"The object of life is not to be on the side of the majority, but to escape finding oneself in the ranks of the insane."

  8. #8
    Senior Member ?? Beverly's Avatar
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    Nutrition is very important when it comes to cycling. If you don't already have it, take a look at "Cycling Past 50" by Joe Friel. There's good information on fueling for cycling. This site also has information -
    http://www.cptips.com/nutrtn.htm#pracpnt

    I'm 64 and ride 5 days a week for a minimum of 125 miles. Special rides on weekends often add a few miles to this total. I really notice the difference if I don't eat correctly. I also make sure a couple of these rides are done at a slow pace to aid recovery.
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  9. #9
    Happy Rider
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    Quote Originally Posted by Halfast
    OLD AGE SUCKS!
    Hey, it's better than the alternative!!!!!!

  10. #10
    Senior Member Terex's Avatar
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    This month's Bicycling has a brief note on an acid buffering supplement that may be helpful to older riders. Only an anecdotal observation (a 75 yr. old friend who said it was best supplement he's ever taken), but clinical trials are under way. I'll try to find reference at home and post. Apparently the older you get, the more you're likely to ... oh, I just Googled acidosis and bicycle, and here's the stupid article. Don't know why I bother even thinking anymore when I can just Google Enjoy!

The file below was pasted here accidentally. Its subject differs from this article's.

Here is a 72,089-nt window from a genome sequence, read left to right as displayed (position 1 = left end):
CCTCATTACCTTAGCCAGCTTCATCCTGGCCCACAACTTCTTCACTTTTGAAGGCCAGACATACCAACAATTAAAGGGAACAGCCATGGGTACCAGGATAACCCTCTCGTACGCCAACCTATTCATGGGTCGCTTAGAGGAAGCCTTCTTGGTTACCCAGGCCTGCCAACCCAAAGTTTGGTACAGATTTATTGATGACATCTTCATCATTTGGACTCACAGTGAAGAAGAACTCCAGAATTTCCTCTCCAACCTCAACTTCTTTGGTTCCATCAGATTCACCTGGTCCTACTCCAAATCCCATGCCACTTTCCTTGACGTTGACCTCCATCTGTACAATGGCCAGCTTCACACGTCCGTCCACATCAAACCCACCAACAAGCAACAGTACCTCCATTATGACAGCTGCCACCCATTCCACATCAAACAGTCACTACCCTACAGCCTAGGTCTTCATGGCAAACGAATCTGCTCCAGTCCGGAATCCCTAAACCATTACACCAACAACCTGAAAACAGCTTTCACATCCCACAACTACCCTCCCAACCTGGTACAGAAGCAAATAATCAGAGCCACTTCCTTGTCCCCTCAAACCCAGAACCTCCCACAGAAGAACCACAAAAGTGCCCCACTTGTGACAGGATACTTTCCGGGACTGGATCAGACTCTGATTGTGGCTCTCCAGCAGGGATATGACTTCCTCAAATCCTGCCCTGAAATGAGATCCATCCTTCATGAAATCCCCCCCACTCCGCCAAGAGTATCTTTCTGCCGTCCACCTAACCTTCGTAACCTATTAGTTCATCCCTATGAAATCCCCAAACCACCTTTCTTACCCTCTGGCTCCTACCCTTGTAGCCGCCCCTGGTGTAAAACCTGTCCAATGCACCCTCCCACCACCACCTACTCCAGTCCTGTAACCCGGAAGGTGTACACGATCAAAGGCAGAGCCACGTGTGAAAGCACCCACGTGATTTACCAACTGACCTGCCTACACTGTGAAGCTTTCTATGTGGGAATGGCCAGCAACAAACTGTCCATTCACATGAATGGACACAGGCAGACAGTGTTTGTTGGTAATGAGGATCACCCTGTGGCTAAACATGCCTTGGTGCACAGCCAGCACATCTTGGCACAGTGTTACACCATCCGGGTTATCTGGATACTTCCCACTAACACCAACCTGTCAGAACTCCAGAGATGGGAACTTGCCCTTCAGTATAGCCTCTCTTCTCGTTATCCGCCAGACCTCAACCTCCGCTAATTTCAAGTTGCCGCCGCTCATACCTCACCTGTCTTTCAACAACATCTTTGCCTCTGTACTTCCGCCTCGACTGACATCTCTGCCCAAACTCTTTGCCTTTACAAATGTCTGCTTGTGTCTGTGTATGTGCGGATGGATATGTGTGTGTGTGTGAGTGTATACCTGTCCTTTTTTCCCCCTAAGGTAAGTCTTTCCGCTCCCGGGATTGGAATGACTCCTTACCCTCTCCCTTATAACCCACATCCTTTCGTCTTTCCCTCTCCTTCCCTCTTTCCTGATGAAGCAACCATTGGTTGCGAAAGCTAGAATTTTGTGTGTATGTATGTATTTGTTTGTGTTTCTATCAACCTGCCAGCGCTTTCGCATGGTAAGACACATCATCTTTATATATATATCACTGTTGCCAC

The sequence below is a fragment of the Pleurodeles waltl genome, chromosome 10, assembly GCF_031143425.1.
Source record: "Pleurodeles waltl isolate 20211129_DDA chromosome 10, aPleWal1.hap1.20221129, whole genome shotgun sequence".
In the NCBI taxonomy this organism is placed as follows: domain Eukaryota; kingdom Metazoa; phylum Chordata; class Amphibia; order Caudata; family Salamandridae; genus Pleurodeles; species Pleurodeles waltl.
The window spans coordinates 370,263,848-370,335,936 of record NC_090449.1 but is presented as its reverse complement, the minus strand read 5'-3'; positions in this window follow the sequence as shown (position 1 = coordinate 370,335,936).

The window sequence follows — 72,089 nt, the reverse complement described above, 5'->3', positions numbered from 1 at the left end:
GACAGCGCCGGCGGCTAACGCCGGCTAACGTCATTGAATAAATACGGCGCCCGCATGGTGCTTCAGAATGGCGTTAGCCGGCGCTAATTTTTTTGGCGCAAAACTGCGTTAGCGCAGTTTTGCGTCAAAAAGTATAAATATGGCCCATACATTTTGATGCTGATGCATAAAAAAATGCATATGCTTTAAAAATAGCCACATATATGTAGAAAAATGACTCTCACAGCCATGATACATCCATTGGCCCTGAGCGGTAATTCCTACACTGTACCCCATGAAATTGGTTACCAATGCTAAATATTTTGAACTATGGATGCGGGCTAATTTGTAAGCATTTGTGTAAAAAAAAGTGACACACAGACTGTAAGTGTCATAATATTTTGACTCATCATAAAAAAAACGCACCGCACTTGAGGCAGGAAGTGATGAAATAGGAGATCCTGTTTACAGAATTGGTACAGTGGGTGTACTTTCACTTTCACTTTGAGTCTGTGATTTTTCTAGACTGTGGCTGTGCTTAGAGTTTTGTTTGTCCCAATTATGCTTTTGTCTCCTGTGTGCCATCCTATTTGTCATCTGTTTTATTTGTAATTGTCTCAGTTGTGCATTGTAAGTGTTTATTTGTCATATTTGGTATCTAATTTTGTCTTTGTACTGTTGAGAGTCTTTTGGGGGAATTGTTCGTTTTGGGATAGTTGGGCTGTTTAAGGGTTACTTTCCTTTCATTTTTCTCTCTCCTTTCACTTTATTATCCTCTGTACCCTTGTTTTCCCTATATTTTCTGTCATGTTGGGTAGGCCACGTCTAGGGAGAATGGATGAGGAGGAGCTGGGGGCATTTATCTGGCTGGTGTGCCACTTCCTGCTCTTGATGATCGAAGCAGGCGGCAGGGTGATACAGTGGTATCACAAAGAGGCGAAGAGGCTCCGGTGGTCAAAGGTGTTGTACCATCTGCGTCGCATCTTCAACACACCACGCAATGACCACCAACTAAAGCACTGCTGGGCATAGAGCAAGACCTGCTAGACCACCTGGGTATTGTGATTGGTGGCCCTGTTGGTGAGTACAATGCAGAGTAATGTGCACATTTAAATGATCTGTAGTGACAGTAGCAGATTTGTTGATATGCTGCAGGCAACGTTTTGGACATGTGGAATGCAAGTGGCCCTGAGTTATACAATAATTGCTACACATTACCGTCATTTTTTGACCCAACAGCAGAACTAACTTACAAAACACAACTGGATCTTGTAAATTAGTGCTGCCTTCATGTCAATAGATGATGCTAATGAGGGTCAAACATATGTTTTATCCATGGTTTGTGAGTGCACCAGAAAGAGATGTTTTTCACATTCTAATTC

http://www.bicyclenewswire.com/index...cid=100&id=297
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    Senior Member Dchiefransom's Avatar
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    When I did my centuries are climbing rides and was really beat afterwards, I'd usually work the next day. I walk a few miles as a mailman, and felt normal by lunch.
    Silver Eagle Pilot

  12. #12
    Let's do a Century jppe's Avatar
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    Allowing for recovery is critical and often not adhered to as much as it should be. I'm the worst at it but I can tell a big difference when it's done properly. I suspect eating and hydrating properly during and after a ride are something you might take a closer look at.